Pieter van der Westhuizen

How to create add-ins for Office Access 2010: C#, VB.NET

I’m sure like me, a lot of IT professionals had customers who made a substantial investment in developing a custom application in Microsoft Access. As is the nature of such things, the customer outgrows their MS Access application and is soon in need of a larger, more complex system.

In a perfect world you would be able to rewrite the entire system from scratch and move all the users onto the new system in one fell swoop. Unfortunately, this is hardly ever the case and your clients would prefer re-using their existing investment. In this post I will demonstrate by using Add-in Express for Office and .net, how you could leverage your clients’ current MS Access systems’ functionality whilst simultaneously introducing some of the new systems’ features. We are going to build an Access plug-in that gives the user added functionality depending on the form they have open in MS Access.

Same drill as usual, start by creating a new ADX COM Add-in project in Visual Studio 2010.

Complete the wizard, by selecting Visual C# as the programming language, Microsoft Office 2010 as the minimum supported Office version and Microsoft Access as the supported application. Once the wizard has completed, switch to the AddinModule designer and add a new ADXRibbonTab component. Add two ADX Ribbon Groups, and one button to each of the Ribbon Groups. If you want pictures on your buttons, you would need to add an ImageList control to the AddinModule designer surface and set the button’s ImageList property. We will add logic to enable two buttons depending on which form is open in MS Access, so set its Enabled property to False. Once you’re done designing the ADXRibbonTab, it can look like this:

Northwind Ribbon tab

Add the following code to the OnClick event handler of the Employee Leave Application button:

private void btnEmployeeLeave_OnClick(object sender, AddinExpress.MSO.IRibbonControl control, bool pressed)
    Access.Control firstNameControl = (Access.Control)AccessApp.Forms["Employee Details"].Controls["First Name"];
    Access.Control lastNameControl = (Access.Control)AccessApp.Forms["Employee Details"].Controls["Last Name"];
    //Get Values from TextBox
    string firstName = firstNameControl.GetType().InvokeMember("Value", System.Reflection.BindingFlags.GetProperty,
        null, firstNameControl, null).ToString();
    string lastName = firstNameControl.GetType().InvokeMember("Value", System.Reflection.BindingFlags.GetProperty,
        null, lastNameControl, null).ToString();
    string fullName = String.Format("{0} {1}", firstName, lastName);
    NorthwindNet.UI.frmEmployeeLeave employeeLeaveForm = new NorthwindNet.UI.frmEmployeeLeave(fullName);

In the above code, we get a reference to the First Name and Last Name textbox controls on the MS Access form called Employee Details and retrieve their values using InvokeMember. However, if you need to set values on a MS Access form you can use the following code:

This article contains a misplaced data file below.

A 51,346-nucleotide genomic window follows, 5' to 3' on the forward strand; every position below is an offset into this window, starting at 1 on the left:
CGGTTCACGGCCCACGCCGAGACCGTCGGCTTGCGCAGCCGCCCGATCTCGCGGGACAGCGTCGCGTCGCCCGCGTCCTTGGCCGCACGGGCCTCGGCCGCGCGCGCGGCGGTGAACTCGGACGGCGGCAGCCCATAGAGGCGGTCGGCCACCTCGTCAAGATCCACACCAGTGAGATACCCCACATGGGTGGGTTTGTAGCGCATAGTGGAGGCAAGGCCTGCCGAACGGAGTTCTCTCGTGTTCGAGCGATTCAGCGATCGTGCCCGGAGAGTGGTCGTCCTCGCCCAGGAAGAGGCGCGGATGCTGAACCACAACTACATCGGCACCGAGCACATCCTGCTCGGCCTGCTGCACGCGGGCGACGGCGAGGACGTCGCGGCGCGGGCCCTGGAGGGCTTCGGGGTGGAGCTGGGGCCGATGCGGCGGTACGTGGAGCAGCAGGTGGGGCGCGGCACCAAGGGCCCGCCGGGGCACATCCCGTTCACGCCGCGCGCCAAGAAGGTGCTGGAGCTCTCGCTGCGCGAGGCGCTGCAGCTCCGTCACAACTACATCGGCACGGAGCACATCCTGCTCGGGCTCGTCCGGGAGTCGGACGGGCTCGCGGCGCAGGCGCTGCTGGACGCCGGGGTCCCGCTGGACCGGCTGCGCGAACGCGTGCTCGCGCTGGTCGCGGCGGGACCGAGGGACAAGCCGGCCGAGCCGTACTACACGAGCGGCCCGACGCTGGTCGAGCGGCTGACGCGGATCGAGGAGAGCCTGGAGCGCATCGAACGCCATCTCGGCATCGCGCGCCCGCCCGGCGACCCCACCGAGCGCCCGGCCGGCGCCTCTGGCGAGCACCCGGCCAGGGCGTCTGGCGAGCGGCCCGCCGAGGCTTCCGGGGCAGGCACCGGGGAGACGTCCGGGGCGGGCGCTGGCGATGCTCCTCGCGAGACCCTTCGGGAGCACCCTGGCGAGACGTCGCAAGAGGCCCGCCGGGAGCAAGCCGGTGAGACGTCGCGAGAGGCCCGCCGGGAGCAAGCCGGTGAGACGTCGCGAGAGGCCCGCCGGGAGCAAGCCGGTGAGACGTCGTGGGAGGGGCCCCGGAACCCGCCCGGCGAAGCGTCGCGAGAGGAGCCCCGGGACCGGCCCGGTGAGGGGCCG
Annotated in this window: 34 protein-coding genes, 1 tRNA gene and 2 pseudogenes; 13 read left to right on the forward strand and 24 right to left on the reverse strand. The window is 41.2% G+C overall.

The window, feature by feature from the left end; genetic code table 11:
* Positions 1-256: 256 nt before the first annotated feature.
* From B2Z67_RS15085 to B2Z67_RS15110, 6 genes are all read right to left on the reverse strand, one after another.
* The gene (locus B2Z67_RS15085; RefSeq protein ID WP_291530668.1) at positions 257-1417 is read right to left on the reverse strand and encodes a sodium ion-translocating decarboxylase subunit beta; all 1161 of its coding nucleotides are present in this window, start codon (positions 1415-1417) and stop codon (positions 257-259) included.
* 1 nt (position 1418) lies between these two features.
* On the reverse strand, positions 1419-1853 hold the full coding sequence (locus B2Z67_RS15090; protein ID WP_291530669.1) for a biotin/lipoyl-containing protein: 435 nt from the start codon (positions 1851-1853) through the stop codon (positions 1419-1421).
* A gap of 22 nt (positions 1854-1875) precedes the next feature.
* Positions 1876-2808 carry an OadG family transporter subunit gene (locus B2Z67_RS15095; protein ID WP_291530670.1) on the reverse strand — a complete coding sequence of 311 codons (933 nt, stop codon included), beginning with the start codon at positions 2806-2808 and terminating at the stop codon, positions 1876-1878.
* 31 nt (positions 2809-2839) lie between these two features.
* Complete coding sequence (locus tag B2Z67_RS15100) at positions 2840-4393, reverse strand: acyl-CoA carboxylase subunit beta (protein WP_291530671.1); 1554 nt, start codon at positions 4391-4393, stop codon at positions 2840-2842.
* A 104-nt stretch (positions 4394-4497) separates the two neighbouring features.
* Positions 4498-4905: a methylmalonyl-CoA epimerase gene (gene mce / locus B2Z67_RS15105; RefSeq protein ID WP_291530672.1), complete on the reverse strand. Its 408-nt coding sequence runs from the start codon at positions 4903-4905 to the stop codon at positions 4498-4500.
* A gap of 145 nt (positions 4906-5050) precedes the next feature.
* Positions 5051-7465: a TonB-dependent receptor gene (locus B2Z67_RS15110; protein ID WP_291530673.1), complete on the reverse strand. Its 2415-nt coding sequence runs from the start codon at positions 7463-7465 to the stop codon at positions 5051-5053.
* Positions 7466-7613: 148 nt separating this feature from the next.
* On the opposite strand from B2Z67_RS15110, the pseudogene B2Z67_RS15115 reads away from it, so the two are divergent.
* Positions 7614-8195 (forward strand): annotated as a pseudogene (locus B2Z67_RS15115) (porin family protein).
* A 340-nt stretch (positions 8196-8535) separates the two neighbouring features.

//Set Value in First Name Textbox to John
Access.Control firstNameControl = (Access.Control)AccessApp.Forms
["Employee Details"].Controls["First Name"];
object[] Parameters = new Object[1];
Parameters[0] = "John";
firstNameControl.GetType().InvokeMember("Value", System.Reflection.BindingFlags.SetProperty, null, accessControl, Parameters);

Below is a screenshot of what the Employee Details form looks like in MS Access:

Employee Details form

When the user clicks on the Employee Leave Application button, the leave application form (written in C#) of our new system is displayed:

Leave application form

This is accomplished by adding a reference to the UI library of our new system called NorthwindNet.UI. In order for this to work, the UI library needed to be strongly signed.

You’ll also notice that the Shipper Rates/Taxes Maintenance button is disabled. It will only be enabled as soon as the Shipper Detail form is open in MS Access. To accomplish this, we need to add a Microsoft Access Events component to the AddinModule designer surface:

Adding Microsoft Access Events component

In the Access Events components’ CurrentObjectChanged Event handler, add the following code:

private void adxAccessEvents_CurrentObjectChanged(object sender, string name,
    AddinExpress.MSO.ADXAcObjectType objType, AddinExpress.MSO.ADXAcObjectState objState)
    switch (name.ToUpper())
        case "EMPLOYEE DETAILS":
            btnEmployeeLeave.Enabled = true;
        case "SHIPPERDETAILS":
            btnShipperRatesTaxes.Enabled = true;
            btnEmployeeLeave.Enabled = false;
            btnShipperRatesTaxes.Enabled = false;

There you go! An easy and effective way to add new .Net features to an existing MS Access application.

Thank you for reading. Until next time, keep coding!

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  • https://secure.gravatar.com/avatar/f5d865a1fcd0caacc477182a2d2bfc5b?s=32&d=https%3A%2F%2Fsecure.gravatar.com%2Favatar%2Fad516503a11cd5ca435acc9bb6523536%3Fs%3D32&r=G Manuel Fonseca says:


    I’m having problems following the example.
    Is it possible to have a sample project to download.

    Thank you

  • https://secure.gravatar.com/avatar/e1a4c2b21a5186e0b27c1c601f418b76?s=32&d=https%3A%2F%2Fsecure.gravatar.com%2Favatar%2Fad516503a11cd5ca435acc9bb6523536%3Fs%3D32&r=G Pieter van der Westhuizen says:

    Hi Manuel,

    Unfortunately we do not have a sample for this article. Can you expand on what you’re having problems with?

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